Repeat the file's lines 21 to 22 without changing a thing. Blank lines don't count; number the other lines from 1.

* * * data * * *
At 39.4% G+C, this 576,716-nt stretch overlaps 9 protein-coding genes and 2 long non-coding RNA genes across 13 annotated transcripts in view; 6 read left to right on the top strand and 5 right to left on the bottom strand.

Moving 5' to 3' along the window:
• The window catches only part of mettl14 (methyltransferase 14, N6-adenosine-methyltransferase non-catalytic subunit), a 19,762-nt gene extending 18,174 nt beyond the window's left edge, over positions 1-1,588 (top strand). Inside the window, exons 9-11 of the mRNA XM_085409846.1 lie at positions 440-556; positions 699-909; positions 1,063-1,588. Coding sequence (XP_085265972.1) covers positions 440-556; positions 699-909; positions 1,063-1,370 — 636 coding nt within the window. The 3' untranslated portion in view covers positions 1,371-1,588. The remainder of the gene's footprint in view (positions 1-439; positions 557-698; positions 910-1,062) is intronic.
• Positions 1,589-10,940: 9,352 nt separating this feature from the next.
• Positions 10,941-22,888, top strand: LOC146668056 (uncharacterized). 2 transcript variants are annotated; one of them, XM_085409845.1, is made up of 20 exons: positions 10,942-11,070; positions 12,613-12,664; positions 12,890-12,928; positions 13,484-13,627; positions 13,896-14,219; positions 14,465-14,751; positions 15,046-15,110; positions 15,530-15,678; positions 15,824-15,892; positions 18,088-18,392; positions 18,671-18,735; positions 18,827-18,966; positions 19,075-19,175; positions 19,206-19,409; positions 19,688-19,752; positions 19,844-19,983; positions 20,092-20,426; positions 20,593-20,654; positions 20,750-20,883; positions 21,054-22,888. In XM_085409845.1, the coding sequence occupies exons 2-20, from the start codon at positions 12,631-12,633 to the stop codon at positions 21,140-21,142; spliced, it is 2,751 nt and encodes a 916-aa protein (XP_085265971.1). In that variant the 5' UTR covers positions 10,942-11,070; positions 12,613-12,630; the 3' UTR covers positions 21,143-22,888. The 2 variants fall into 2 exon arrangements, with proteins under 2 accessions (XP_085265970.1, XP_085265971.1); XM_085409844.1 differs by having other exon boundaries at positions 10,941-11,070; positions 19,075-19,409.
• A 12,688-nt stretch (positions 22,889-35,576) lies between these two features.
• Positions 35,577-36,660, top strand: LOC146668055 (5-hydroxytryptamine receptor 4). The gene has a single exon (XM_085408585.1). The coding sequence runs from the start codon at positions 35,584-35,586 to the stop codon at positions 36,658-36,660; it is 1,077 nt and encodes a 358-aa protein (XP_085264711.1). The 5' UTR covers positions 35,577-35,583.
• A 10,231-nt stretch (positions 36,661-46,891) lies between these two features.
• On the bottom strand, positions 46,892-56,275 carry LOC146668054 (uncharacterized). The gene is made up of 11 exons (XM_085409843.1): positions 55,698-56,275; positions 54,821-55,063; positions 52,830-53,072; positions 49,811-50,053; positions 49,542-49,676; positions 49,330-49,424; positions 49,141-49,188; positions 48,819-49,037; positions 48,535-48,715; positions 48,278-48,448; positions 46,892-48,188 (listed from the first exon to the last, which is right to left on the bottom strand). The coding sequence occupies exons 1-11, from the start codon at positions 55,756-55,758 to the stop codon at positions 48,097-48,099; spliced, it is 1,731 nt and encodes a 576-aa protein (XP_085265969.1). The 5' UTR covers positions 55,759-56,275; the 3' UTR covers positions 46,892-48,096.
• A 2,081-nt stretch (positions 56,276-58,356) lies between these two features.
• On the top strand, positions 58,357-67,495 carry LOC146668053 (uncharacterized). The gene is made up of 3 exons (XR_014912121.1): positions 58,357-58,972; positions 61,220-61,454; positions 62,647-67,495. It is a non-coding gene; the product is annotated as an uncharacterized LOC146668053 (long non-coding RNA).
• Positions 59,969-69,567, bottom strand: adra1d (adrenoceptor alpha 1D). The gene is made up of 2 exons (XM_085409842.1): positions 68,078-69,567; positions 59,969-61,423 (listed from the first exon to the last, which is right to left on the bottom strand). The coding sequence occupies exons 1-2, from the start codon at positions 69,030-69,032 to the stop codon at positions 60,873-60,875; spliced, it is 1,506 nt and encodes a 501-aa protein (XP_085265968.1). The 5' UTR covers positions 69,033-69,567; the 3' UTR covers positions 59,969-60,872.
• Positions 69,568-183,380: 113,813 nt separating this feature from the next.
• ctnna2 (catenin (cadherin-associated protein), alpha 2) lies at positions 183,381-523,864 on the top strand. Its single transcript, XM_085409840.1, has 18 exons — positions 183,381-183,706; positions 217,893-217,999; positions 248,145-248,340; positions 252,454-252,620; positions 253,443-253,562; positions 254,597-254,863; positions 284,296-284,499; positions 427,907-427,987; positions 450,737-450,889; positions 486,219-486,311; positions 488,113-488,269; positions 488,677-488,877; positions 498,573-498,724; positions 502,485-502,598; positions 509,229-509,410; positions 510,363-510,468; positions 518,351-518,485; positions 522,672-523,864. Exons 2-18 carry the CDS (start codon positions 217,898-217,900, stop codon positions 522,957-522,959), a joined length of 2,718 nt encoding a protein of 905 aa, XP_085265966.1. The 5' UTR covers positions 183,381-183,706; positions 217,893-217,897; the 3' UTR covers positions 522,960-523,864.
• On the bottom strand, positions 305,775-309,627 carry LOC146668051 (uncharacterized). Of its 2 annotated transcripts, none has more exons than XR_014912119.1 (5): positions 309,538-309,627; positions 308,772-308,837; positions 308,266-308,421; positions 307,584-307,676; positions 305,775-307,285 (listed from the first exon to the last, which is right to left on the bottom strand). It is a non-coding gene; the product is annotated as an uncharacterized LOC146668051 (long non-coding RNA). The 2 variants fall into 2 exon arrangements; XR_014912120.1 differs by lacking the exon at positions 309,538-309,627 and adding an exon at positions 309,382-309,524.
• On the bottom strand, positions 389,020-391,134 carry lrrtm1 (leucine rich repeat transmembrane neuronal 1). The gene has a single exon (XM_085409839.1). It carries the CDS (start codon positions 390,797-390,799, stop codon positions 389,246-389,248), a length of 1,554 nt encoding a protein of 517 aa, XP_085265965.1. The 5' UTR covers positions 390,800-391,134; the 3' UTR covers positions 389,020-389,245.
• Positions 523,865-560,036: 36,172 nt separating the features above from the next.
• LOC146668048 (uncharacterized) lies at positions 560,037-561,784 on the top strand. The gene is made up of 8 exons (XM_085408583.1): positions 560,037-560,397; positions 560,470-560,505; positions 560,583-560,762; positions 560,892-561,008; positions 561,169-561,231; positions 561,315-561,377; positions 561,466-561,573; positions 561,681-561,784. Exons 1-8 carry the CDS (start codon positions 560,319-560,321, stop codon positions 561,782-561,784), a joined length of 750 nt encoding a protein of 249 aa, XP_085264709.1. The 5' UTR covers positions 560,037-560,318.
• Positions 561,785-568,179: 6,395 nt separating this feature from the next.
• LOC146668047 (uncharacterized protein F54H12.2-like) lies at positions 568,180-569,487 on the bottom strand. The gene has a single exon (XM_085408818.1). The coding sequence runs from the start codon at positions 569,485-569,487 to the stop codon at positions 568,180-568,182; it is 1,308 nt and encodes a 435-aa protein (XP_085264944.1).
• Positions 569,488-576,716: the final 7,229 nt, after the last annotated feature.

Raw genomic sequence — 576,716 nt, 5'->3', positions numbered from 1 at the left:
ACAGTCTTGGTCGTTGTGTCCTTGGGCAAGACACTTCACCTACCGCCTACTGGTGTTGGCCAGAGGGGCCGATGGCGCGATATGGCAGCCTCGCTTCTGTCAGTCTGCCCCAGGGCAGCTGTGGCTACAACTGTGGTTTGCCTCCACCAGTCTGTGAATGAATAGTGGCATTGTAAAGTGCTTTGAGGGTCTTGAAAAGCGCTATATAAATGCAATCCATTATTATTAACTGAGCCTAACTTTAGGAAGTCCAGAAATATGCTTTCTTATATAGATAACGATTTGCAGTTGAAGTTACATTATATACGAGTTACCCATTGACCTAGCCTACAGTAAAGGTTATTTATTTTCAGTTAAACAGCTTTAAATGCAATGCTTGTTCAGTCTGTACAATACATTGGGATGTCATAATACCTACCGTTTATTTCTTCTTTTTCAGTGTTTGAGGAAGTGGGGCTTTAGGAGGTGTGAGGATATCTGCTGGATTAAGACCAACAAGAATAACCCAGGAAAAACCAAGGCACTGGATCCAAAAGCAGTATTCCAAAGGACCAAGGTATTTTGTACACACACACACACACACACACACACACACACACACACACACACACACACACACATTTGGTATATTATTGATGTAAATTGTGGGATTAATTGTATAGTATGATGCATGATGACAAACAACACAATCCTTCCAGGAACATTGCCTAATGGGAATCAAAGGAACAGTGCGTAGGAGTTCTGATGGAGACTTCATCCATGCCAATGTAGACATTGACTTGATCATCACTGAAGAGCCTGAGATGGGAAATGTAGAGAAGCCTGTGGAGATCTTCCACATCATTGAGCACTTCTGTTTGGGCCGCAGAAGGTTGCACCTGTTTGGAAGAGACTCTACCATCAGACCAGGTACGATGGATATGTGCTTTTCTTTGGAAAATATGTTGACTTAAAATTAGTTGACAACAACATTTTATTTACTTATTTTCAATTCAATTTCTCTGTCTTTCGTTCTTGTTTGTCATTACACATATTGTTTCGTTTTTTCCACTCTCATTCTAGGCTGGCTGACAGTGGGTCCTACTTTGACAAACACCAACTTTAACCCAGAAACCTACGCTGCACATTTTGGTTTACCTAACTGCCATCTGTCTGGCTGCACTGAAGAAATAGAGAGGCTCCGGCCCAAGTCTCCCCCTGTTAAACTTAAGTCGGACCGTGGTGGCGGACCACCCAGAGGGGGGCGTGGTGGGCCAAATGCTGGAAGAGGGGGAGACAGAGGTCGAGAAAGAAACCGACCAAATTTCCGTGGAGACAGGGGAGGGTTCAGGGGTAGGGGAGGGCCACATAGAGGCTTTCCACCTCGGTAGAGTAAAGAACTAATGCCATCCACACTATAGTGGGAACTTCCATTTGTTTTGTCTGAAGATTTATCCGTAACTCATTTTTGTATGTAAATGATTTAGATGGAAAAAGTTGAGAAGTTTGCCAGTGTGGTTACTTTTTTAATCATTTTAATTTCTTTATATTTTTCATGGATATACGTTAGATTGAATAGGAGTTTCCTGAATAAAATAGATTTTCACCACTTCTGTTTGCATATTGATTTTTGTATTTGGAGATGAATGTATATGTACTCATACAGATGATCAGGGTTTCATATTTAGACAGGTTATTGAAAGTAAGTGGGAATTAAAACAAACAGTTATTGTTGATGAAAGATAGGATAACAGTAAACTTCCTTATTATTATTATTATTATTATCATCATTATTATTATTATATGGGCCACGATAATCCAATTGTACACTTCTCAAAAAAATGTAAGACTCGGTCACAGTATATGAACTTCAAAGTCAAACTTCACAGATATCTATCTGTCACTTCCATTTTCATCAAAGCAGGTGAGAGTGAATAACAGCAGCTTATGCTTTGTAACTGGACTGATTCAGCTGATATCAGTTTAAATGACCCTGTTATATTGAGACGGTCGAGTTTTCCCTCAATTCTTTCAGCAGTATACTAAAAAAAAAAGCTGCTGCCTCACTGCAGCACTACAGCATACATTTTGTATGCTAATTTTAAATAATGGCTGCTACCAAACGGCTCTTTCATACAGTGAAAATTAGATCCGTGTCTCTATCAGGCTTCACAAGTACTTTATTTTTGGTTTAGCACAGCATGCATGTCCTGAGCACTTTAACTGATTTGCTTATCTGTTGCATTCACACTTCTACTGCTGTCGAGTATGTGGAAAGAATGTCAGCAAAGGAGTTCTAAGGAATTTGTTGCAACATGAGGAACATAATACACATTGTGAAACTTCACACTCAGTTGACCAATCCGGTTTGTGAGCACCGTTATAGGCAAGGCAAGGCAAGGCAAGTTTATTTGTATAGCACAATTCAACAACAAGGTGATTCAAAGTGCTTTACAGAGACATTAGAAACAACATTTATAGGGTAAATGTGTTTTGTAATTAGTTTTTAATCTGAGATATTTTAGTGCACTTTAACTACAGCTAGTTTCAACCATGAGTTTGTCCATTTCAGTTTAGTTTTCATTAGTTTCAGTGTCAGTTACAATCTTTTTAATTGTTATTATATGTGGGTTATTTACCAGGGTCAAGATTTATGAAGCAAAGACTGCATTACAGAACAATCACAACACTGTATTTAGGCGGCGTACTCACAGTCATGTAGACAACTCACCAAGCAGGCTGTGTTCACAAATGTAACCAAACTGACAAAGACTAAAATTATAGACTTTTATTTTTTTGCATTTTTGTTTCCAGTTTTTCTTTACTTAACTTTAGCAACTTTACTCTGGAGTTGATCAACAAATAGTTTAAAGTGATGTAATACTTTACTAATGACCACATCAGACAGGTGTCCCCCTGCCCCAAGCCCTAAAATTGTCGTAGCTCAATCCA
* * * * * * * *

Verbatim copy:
• Positions 569,488-576,716: the final 7,229 nt, after the last annotated feature.

Raw genomic sequence — 576,716 nt, 5'->3', positions numbered from 1 at the left: